πόρρω δ’ ἐν ὑστάτοις ἰδεῖν τὴν τοῦ γελωτοποιοῦ Θερσίτου πίθηκον ἐνδυομένην. κατὰ τύχην δὲ τὴν Ὀδυσσέως λαχοῦσαν πασῶν ὑστάτην αἱρησομένην ἰέναι, μνήμῃ δὲ | τῶν προτέρων πόνων φιλοτιμίας λελωφηκυῖαν ζητεῖν περιιοῦσαν χρόνον πολὺν βίον ἀνδρὸς ἰδιώτου ἀπράγμονος, καὶ μόγις εὑρεῖν κείμενόν που καὶ παρημελημένον ὑπὸ τῶν ἄλλων, καὶ εἰπεῖν ἰδοῦσαν ὅτι τὰ αὐτὰ ἂν ἔπραξεν καὶ πρώτη λαχοῦσα, καὶ ἁσμένην ἑλέσθαι.

 

Galen, Hygiene 16-17k

“Accordingly, then, they differ from one another in  magnitude of more or less, just as the whiteness in show compares to the whiteness of milk: it is white for each it is not different in this, but it contrasts in being more or less white. In the same manner, if you will allow me to say, the health of Achilles does not differ from that of Thersites: inasmuch as it is health, it is the same, but it differs in another thing.”

κατὰ τὸ μᾶλλον ἄρα καὶ ἧττον ἀλλήλων διαφέρουσιν. ὥσπερ γὰρ ἡ ἐν τῇ χιόνι λευκότης τῆς ἐν τῷ γάλακτι λευκότητος, ᾗ μὲν λευκόν ἐστιν, οὐ διαφέρει, τῷ μᾶλλον δὲ καὶ ἧττον διαφέρει, τὸν αὐτὸν δὴ τρόπον ἡ ἐν τῷ Ἀχιλλεῖ, φέρε εἰπεῖν, ὑγεία τῆς ἐν τῷ Θερσίτῃ ὑγείας, καθ’ ὅσον μὲν ὑγεία, ταὐτόν ἐστιν, ἑτέρῳ δέ τινι διάφορος

Image result for greek underworld vase souls
The boatman doesn’t care.

The Death of Thersites

Proclus, Chrestomathia 178–184

“Then Achilles killed Thersites because he was mocked by him when he reproached him, claiming he loved Penthesileia. A conflict arose among the Achaeans over the murder of Thersites. After that Achilles went sailing to Lesbos where, after he made a sacrifice to Apollo, Artemis and Leto, he was cleansed of the murder by Odysseus.”

καὶ Ἀχιλλεὺς Θερσίτην ἀναιρεῖ λοιδορηθεὶς πρὸς αὐτοῦ καὶ ὀνειδισθεὶς τὸν ἐπὶ τῆι Πενθεσιλείαι λεγόμενον ἔρωτα. καὶ ἐκ τούτου στάσις γίνεται τοῖς Ἀχαιοῖς περὶ τοῦ Θερσίτου φόνου. μετὰ δὲ ταῦτα Ἀχιλλεὺς εἰς Λέσβον πλεῖ, καὶ θύσας Ἀπόλλωνι καὶ Ἀρτέμιδι καὶ Λητοῖ καθαίρεται τοῦ φόνου ὑπ᾿ Ὀδυσσέως.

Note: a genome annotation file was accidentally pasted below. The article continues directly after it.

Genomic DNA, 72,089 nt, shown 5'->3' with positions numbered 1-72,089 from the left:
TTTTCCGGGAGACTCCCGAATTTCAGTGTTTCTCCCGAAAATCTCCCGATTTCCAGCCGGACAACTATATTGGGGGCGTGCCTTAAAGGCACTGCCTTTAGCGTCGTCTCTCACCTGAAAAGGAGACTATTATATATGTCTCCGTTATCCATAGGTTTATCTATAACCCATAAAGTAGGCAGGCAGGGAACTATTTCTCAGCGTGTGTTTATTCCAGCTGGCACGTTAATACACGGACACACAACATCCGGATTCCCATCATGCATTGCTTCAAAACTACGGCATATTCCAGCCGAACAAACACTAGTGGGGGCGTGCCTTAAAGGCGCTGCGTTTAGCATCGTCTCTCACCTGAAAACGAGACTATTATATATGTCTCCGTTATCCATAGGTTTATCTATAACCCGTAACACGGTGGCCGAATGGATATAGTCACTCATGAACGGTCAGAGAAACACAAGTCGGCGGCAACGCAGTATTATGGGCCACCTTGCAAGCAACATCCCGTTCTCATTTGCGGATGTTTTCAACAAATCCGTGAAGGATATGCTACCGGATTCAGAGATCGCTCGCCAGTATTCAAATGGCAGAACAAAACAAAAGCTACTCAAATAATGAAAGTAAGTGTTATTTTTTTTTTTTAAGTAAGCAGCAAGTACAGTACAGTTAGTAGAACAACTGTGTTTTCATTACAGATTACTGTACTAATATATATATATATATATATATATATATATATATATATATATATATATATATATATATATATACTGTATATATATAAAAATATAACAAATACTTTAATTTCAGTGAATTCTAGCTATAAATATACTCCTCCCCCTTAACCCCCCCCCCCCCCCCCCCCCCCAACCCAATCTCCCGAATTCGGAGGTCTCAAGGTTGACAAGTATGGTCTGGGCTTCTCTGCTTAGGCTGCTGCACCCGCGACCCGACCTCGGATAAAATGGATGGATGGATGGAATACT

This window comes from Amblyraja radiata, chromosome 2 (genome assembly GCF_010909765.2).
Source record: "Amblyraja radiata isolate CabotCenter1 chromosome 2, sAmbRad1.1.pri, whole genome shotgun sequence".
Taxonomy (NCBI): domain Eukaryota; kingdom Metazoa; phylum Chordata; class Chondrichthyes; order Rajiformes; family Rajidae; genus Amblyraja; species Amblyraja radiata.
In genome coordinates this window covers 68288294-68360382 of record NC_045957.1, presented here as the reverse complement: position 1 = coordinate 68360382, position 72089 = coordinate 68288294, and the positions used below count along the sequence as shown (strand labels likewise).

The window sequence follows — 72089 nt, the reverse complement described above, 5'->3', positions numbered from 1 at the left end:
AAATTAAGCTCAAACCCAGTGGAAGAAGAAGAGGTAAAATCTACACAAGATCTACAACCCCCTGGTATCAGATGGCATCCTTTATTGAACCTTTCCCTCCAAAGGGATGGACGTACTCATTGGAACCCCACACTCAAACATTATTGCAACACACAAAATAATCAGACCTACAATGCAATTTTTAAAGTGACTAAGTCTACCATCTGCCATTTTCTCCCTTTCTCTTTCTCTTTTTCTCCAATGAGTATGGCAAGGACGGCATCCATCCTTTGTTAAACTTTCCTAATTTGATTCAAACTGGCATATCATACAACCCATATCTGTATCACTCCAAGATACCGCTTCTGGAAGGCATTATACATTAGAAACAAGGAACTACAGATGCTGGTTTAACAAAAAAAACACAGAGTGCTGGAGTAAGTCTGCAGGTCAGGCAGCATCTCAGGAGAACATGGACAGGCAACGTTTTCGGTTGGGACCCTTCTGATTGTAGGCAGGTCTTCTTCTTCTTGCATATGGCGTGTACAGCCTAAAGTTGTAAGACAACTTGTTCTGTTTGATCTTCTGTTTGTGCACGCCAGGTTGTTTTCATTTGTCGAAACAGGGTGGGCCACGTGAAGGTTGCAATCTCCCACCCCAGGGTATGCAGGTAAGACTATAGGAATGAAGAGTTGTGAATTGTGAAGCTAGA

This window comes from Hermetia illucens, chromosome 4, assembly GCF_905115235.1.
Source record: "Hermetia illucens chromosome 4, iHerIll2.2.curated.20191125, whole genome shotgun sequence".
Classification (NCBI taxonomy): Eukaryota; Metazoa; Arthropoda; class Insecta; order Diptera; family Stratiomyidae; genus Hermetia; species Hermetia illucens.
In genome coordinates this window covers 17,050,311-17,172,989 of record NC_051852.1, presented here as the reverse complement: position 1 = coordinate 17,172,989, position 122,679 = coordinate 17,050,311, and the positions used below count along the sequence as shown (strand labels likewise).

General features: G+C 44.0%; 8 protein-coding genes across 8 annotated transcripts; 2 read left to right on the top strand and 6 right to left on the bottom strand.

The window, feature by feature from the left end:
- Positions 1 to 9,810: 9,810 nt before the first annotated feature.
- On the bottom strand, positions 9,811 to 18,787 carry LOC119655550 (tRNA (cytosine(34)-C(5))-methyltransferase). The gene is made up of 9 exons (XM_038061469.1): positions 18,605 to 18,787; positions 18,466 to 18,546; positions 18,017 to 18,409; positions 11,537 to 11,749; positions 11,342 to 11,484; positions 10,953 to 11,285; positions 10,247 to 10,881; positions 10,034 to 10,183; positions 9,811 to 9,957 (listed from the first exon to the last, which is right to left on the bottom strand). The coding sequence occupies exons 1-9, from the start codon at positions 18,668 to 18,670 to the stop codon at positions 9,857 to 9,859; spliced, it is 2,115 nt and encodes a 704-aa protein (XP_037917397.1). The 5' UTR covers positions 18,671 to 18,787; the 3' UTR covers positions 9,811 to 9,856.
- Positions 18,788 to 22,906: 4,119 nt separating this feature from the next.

In some traditions, Penthesileia bore Achilles a child before she died.

Cf. Apollodorus, Epitome E 5

“…And later on, [Penthesileia] died at Achilles’ hands and he killed Thersites who was mocking him after her death because he had loved the Amazon.”

 εἶθ᾿ ὕστερον θνήσκει ὑπὸ Ἀχιλλέως, ὅστις μετὰ θάνατον ἐρασθεὶς τῆς Ἀμαζόνος κτείνει Θερσίτην λοιδοροῦντα αὐτόν.

Quintus Smyrnaeus fleshes out some of the story in his Posthomerica: see the post on maicar.com.

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Hektor’s Bastards and His “Good” Wife

Listen, I know Hektor gets a lot of love in the world and he is often seen as the one good man in a rather bad world. So, I hate to share this with you, but he’s not perfect either…

Euripides Andromache, 222-227

“Dearest Hektor, I tried for your sake
With your love affairs if Kupris made you stumble,
And often then I offered my breast to your bastards
So that I might demonstrate no bitterness for you.
And by doing these things I attracted my husband
To my virtue…”

ὦ φίλταθ᾿ Ἕκτορ, ἀλλ᾿ ἐγὼ τὴν σὴν χάριν
σοὶ καὶ ξυνήρων, εἴ τί σε σφάλλοι Κύπρις,
καὶ μαστὸν ἤδη πολλάκις νόθοισι σοῖς
ἐπέσχον, ἵνα σοι μηδὲν ἐνδοίην πικρόν.
καὶ ταῦτα δρῶσα τῇ ἀρετῇ προσηγόμην
πόσιν·

Scholia in Eur. Andromache 224 [=BNJ 307 F1]

“For they claim that this is against the history—for there is no history of sons born to Hektor from another woman. But those who say these things have not done their research. For Anaksikratês says in the second book of his Argive Affairs that those with Aineias and Skamandrios, Hektor’s son and an older son […] that first was his bastard who was taken away…[and the legitimate son] was killed.

But these men were saved. For Skamandrios arrived in Ida and Aineias—along with his son Askanios—and Ankhises his father, and his other sons and, and Aigestas who was Ankhises’ servant moved to Dardanos. Therefore Euripides does not oddly claim that [Hektor] had illegitimate sons.”

τοῦτο παρὰ τὴν ἱστορίαν φασὶν εἰρῆσθαι· μὴ γὰρ ἱστορεῖσθαι ῞Εκτορι ἐξ ἄλλης γυναικὸς γεγενῆσθαι υἱούς. ἀπερίσκεπτοι δέ εἰσιν οἱ ταῦτα λέγοντες. ᾿Αναξικράτης γὰρ διὰ τῆς β τῶν ᾿Αργολικῶν [frg. 1] οὕτως λέγει· ‘οἱ δ’ ἀμφὶ Αἰνείαν καὶ Σκαμάνδριον τὸν ῞Εκτορος υἱὸν καὶ παλαίτερον ** ἦσαν δὲ αὐτῷ οὗτος μὲν νόθος, ὃς αὐτοῦ κατελήφθη καὶ ἀπόλλυται ** οὗτοι δὲ διασῴζονται· Σκαμάνδριος γὰρ ἀφικνεῖται εἰς τὰ ἐν ῎Ιδῃ, Αἰνείας δὲ <καὶ ᾿Ασκάνιος ὁ υἱὸς> καὶ ᾿Αγχίσης ὁ πατὴρ αὐτοῦ, ἀλλὰ καὶ ἄλλοι τινὲς παῖδες αὐτοῦ καὶ Αἰγέστας οἰκεῖος ὢν τῷ ᾿Αγχίσῃ [καὶ Αἰνείας] εἰς Δάρδανον μετανίστανται’. οὐκ ἀτόπως οὖν νῦν Εὐριπίδης νόθους φησὶν αὐτὸν ἐσχηκέναι παῖδας: —MOA